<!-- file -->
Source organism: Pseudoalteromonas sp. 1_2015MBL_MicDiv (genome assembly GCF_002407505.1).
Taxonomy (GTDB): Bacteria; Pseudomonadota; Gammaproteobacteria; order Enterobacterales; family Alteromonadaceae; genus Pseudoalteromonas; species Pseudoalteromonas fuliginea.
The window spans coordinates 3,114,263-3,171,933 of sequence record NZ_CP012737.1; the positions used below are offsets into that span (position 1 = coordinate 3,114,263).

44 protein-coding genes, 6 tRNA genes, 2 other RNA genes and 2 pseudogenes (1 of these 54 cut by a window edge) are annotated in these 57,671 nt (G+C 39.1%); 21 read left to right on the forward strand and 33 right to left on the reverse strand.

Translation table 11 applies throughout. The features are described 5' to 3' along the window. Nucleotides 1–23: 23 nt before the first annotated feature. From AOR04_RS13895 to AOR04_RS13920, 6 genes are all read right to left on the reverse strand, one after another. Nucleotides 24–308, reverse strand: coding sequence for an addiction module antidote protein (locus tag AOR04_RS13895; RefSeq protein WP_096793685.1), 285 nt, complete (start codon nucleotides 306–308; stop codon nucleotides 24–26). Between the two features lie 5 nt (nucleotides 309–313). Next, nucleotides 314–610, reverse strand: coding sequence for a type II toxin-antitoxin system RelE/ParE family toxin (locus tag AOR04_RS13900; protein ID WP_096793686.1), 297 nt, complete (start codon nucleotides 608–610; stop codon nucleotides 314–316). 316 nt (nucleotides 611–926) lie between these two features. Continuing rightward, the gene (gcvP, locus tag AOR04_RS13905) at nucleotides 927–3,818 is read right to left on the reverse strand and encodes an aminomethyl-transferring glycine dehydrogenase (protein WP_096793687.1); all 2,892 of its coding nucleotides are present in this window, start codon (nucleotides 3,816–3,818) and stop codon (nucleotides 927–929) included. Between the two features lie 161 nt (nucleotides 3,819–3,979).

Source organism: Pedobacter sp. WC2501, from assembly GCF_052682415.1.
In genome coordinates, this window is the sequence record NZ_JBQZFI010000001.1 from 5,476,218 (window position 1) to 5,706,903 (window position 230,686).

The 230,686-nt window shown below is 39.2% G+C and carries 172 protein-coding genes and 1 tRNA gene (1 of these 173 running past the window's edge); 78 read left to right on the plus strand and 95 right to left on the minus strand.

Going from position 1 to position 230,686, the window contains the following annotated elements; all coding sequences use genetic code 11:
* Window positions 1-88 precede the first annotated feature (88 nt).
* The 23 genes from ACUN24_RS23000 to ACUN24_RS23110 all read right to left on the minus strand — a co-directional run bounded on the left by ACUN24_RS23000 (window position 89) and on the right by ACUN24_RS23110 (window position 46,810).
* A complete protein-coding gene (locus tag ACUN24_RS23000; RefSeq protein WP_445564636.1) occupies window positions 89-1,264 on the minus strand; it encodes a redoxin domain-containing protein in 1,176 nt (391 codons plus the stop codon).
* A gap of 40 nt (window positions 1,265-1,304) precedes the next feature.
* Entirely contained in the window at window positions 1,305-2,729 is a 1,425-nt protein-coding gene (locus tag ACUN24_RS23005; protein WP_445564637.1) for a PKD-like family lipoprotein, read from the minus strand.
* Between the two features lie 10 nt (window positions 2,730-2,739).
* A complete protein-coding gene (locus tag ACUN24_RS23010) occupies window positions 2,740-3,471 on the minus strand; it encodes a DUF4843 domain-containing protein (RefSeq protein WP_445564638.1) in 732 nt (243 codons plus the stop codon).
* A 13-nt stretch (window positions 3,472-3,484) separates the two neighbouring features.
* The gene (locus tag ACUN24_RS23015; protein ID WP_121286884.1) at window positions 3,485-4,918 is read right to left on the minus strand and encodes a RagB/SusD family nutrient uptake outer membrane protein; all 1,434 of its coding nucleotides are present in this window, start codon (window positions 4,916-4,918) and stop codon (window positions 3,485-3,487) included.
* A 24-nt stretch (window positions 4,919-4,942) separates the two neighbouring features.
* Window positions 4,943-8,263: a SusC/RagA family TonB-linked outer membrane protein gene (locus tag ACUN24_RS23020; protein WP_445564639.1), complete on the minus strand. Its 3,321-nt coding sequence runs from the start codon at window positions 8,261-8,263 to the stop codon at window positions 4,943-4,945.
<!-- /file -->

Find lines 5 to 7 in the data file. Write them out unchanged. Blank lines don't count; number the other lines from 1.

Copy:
Translation table 11 applies throughout. The features are described 5' to 3' along the window. Nucleotides 1–23: 23 nt before the first annotated feature. From AOR04_RS13895 to AOR04_RS13920, 6 genes are all read right to left on the reverse strand, one after another. Nucleotides 24–308, reverse strand: coding sequence for an addiction module antidote protein (locus tag AOR04_RS13895; RefSeq protein WP_096793685.1), 285 nt, complete (start codon nucleotides 306–308; stop codon nucleotides 24–26). Between the two features lie 5 nt (nucleotides 309–313). Next, nucleotides 314–610, reverse strand: coding sequence for a type II toxin-antitoxin system RelE/ParE family toxin (locus tag AOR04_RS13900; protein ID WP_096793686.1), 297 nt, complete (start codon nucleotides 608–610; stop codon nucleotides 314–316). 316 nt (nucleotides 611–926) lie between these two features. Continuing rightward, the gene (gcvP, locus tag AOR04_RS13905) at nucleotides 927–3,818 is read right to left on the reverse strand and encodes an aminomethyl-transferring glycine dehydrogenase (protein WP_096793687.1); all 2,892 of its coding nucleotides are present in this window, start codon (nucleotides 3,816–3,818) and stop codon (nucleotides 927–929) included. Between the two features lie 161 nt (nucleotides 3,819–3,979).

Source organism: Pedobacter sp. WC2501, from assembly GCF_052682415.1.
In genome coordinates, this window is the sequence record NZ_JBQZFI010000001.1 from 5,476,218 (window position 1) to 5,706,903 (window position 230,686).